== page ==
What Are the Trends in Customer Experience Centers?

One of the biggest trends in the customer experience center (CEC) world is accommodating equitable virtual and hybrid engagement. Historically, CECs have been physical locations where companies can interact with their customers, partners, and investors in person. Now, especially in the wake of the COVID-19 pandemic, business stakeholders see the true value in appealing and satisfying virtual experiences.

What does this mean for the future of customer experience centers? As customers seek seamless, omnichannel experiences, companies must invest in innovative solutions and strategies to enhance their CECs and stay ahead of the curve.

What Is Another Name for “Customer Experience Center”?

One of the first trends to note surrounding customer experience centers is the many different names they go by, such as:

  • Customer Briefing Center
  • Customer Innovation Center
  • Customer Experience Center of Excellence
  • Customer Care Center
  • Customer Solutions Center
  • Customer Support Center
  • Customer Engagement Center

Of course, there are no hard and fast rules to the CEC name game, and you can certainly pick a name that is more on-brand with your business. Call it a Customer Party Center if that feels right! For a real-world example, consider Microsoft—instead of a variation on “Customer Experience Center,” Microsoft calls its CECs “Microsoft Technology Centers.”

What Are Emerging Trends in Customer Experience Centers?

Studying the latest trends is the first step to creating a successful and worthwhile CEC. Here are three crucial trends guiding the modern CEC.

  1. Streamlining With Low-Code/No-Code Software

At the center of a modern CEC is the software tying the whole experience together. However, not everyone is a coding expert, and even for those that are—coding takes time. Low-code/no-code (LCNC) software solves both of these problems, allowing businesses to build and deploy applications and processes quickly and easily. 

A recent TechRepublic enterprise survey found that nearly half of the respondents already use LCNC technology within their organization. Of those not using LCNC, 20% said they planned to adopt LCNC in the next year. Its popularity is picking up, and it only makes sense to utilize this incredible technology to develop a memorable CEC. 

Alleo, for example, is a platform that allows you to create innovative and interactive CEC displays, all without writing any code! You can bring tours and workshops to life with purpose-built activities that are designed to get everyone involved, including the shyest participants. And with the ability to quickly implement new CEC processes and make changes to existing ones, businesses can ensure their CEC stays fresh and relevant.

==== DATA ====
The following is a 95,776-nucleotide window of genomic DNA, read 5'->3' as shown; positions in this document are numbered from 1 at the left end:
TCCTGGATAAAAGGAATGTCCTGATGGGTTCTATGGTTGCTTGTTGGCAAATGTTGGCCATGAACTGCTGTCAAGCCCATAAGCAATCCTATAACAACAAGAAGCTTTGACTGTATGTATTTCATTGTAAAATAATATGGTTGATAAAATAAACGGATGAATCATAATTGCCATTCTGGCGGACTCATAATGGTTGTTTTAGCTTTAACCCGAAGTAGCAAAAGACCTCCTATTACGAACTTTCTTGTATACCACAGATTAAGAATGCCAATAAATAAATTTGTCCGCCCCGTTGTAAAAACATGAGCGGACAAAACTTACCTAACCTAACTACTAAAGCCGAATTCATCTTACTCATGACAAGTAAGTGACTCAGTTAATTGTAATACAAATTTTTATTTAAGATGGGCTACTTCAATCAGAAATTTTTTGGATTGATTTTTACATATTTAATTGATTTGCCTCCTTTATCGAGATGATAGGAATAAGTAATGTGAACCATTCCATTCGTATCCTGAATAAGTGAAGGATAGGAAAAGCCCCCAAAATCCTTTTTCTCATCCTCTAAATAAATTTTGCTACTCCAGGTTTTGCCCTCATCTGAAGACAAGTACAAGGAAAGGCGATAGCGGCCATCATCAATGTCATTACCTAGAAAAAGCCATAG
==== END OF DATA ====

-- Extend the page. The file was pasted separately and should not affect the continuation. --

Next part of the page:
1. Customizing and Personalizing

In a survey of 3,000 consumers, 62% said that a generic, one-size-fits-all experience would cause them to say goodbye to a brand. This statistic highlights how crucial a personal touch is to each part of a customer’s journey. If you can make visiting customers and stakeholders feel special, they’ll remember that no matter their intentions.

To introduce customization in your CEC, you need to ditch the one-way presentations. Listening to someone talk at you can be interesting—for a little bit. But then your thoughts start to wander, and the longer the presentation drones on, the more you start thinking about what’s for lunch. 

Instead, replace this stale format with interactive, participant-led experiences like those provided by Alleo. Imagine in-person and virtual attendees coming together in a collaborative space, illustrating their ideas on virtual whiteboards, participating in break-out rooms, and having fun with a group icebreaker, all in real-time —the possibilities are endless.

  1. Embracing Hybrid Practices

Before the pandemic hit, hybrid or virtual events only made up 18.9% of all gatherings, according to a recent study on hybrid events. Now, the tides have turned, and 59.5% of event planners surveyed said they’re all about mixing virtual and in-person events moving forward. Only 5.4% replied, “nope, not for us!” And the rest said, “maybe, we’ll see.”

This study demonstrates an extreme shift across all industries. Trying to fit traditional in-person experiences into a hybrid experience is like trying to fit a square peg into a round hole—it doesn’t work. Well, it can work, but it likely won’t be effective. Hybrid audiences are here to stay, and a satisfying CEC experience will consider both remote and in-person participation.

So, what technologies can improve customer experience centers for hybrid participation? First, ensure you have high-quality microphones, speakers, and cameras to adequately capture in-person activities for the remote audience. The software you choose to guide folks through your CEC should also enhance the hybrid experience. 

To illustrate this, consider how Alleo’s platform could serve virtual and in-person audiences. You can use Alleo to drive multiple engaging displays for in-person folks to walk through and easily configure the same experience for a virtual participant. Regardless of whether your audience is in-person or remote, they can all hear and see the same things at the same time.

How Do You Build a Customer Experience Center With Alleo?

Alleo simplifies building a CEC while also enhancing the customer-facing experience. Whether you’re organizing a workshop, hosting a panel discussion, conducting market research, or simply trying to impress visitors, Alleo can make it happen! We strive to make our platform accessible, user-centric, and, above all, a place for collaborative equity.

If you’re ready to design the CEC of your dreams, click here to see how Alleo can make that happen.


Picture of Darrin Brooks

Darrin Brooks

Sr. Director of Partnerships at Alleo

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